Cleaning more quickly with an electric floor cleaner
A modern alternative is electric floor cleaners, such as the devices in the Kärcher FC series. The microfibre cleaning rollers rotate at 500 turns per minute and effortlessly loosen stubborn dirt. In particular, this is real advantage for the structured surfaces on modern PVC and designer flooring. The dirty water is collected in a separate tank so that you always use fresh water when wiping.
A universal cleaner is suitable for PVC flooring, linoleum and elastomer floor coverings. Since the devices can work with just a little fresh water, only a small volume of detergent is also sufficient. For structured floor coverings, we recommend working lengthwise and then crossways across the surface once in order to also reach deep into the surface structure. For floor coverings with wood grain, you should always work along the grain.
Hygienically wiping with the steam cleaner
As an alternative to the mechanical floor wiper, a steam cleaner can also be used. Steam cleaners produce hot steam and therefore work particularly hygienically. Thanks to the high temperatures, 99.99% of bacteria and viruses are removed, without any chemical cleaning agents being used. Steam cleaners are therefore also particularly good for allergy-sufferers and families with small children who should not come into contact with aggressive cleaning agents on the floor. Since the production of steam demineralises the water, the steam does not leave behind any lime residue or streaks after cleaning. Thanks to the heat, the floor dries quickly and can be walked on again sooner.
Suitable wiping cloth covers for the floor nozzle are used to clean floors. Move the floor nozzle from side to side quickly in overlapping paths when steam is released. In doing so, only the amount of steam that is required for loosening the dirt is released. For structured floor coverings, we recommend wiping diagonally in order to clean the depths of the structure. You should regularly replace the dirty covers.
Removing frequently occurring dirt from PVC flooring and linoleum
Old wipe care
If, over an extended period, you use too much wipe care product to wet-wipe, this may cause a layer to build up. Over time, dirt particles are deposited in these layers, which leads to an unsightly appearance. The best way to eliminate layers of wipe care is using an electric floor cleaner and hot water (maximum 60 °C). To do this, work lengthwise and crossways across the surface multiple times without any detergent. Repeat this process until foam no longer forms in the waste water tank.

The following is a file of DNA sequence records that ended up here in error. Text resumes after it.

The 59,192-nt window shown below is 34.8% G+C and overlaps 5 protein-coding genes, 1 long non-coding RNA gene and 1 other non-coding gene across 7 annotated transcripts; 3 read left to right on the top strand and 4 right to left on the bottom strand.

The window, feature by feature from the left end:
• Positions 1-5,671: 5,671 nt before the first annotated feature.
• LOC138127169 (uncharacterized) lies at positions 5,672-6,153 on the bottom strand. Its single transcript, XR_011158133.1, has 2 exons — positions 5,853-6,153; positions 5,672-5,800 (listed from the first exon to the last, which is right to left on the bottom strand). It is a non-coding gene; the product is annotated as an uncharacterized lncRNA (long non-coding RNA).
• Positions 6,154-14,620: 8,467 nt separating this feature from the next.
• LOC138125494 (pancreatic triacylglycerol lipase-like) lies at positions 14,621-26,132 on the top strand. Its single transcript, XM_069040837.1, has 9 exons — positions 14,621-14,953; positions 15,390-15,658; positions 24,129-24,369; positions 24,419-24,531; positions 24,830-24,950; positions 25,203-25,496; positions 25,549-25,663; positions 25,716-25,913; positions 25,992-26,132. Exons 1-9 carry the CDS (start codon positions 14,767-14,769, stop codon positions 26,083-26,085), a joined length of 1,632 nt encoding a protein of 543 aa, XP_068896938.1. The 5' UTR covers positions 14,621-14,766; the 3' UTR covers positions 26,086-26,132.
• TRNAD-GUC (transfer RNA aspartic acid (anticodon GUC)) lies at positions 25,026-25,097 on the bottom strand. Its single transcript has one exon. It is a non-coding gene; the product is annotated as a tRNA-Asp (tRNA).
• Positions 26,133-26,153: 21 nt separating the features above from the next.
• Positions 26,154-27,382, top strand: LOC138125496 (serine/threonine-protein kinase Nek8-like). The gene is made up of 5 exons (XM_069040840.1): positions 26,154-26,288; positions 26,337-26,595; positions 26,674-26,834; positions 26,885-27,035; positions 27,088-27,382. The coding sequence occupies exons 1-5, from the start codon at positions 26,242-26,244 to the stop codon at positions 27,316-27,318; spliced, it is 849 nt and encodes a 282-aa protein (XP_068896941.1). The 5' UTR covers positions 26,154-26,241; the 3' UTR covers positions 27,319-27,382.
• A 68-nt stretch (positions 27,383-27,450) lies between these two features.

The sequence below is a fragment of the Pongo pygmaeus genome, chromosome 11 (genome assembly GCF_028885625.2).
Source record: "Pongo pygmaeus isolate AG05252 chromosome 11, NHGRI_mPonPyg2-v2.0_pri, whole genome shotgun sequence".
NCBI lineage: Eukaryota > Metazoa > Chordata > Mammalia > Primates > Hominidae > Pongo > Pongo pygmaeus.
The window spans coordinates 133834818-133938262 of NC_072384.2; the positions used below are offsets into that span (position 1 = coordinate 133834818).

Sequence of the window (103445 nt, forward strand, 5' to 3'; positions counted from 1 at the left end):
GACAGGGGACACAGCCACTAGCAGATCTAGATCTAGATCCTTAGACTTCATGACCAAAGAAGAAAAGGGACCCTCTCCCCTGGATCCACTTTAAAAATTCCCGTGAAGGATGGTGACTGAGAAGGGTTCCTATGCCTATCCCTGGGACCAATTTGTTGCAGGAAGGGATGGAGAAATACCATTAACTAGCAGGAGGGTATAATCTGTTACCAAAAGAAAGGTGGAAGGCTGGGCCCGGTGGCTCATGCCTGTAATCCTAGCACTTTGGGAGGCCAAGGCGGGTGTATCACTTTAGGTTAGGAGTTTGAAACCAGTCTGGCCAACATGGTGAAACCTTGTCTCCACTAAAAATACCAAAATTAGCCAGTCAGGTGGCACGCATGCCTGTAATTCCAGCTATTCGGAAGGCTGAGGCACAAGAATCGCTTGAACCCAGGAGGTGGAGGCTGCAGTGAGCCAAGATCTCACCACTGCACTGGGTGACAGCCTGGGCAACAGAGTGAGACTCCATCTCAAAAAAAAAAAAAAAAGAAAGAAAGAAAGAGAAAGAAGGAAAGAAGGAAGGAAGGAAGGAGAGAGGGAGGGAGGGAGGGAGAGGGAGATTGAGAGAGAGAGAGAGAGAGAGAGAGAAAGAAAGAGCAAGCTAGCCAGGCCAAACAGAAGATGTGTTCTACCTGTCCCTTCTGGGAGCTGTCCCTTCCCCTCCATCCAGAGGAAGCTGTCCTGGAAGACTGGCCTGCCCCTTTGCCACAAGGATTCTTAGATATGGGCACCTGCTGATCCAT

Cleaning on building sites
If the room has been painted or renovated, the contaminants must be removed. During the construction phase, pencil marks are often used for orientation and these can be easily removed with an eraser. Colour stains following painting can be removed with a wooden wedge or warm water and a white, non-scratching sponge. Varnish stains and adhesive residues can be removed from linoleum and elastomer using organic solvents, such as a universal stain remover; in certain circumstances, PVC reacts sensitively to this remover so it should first be tested in an inconspicuous area.
With PVC flooring in particular, but also with other types of flooring, substances such as shoe polish, strokes from felt-tip pens or food colouring may migrate into the floor covering. If the process has not yet progressed too far, the stain can be carefully removed using a solvent such as a universal stain remover. As a household remedy for bleaching, a 3% solution of hydrogen peroxide is suitable. In many cases, it is no longer possible to remove the migrated dirt.
Removing wax stains
Different stains may dull the overall appearance of the floor covering and often have to be treated individually. Wax stains can be melted and absorbed using a kitchen towel. The best way to do this is to pour hot water over it, use a hairdryer or use a steam cleaner. Caution: PVC is heat-resistant; you should therefore first carry out a test in an inconspicuous area.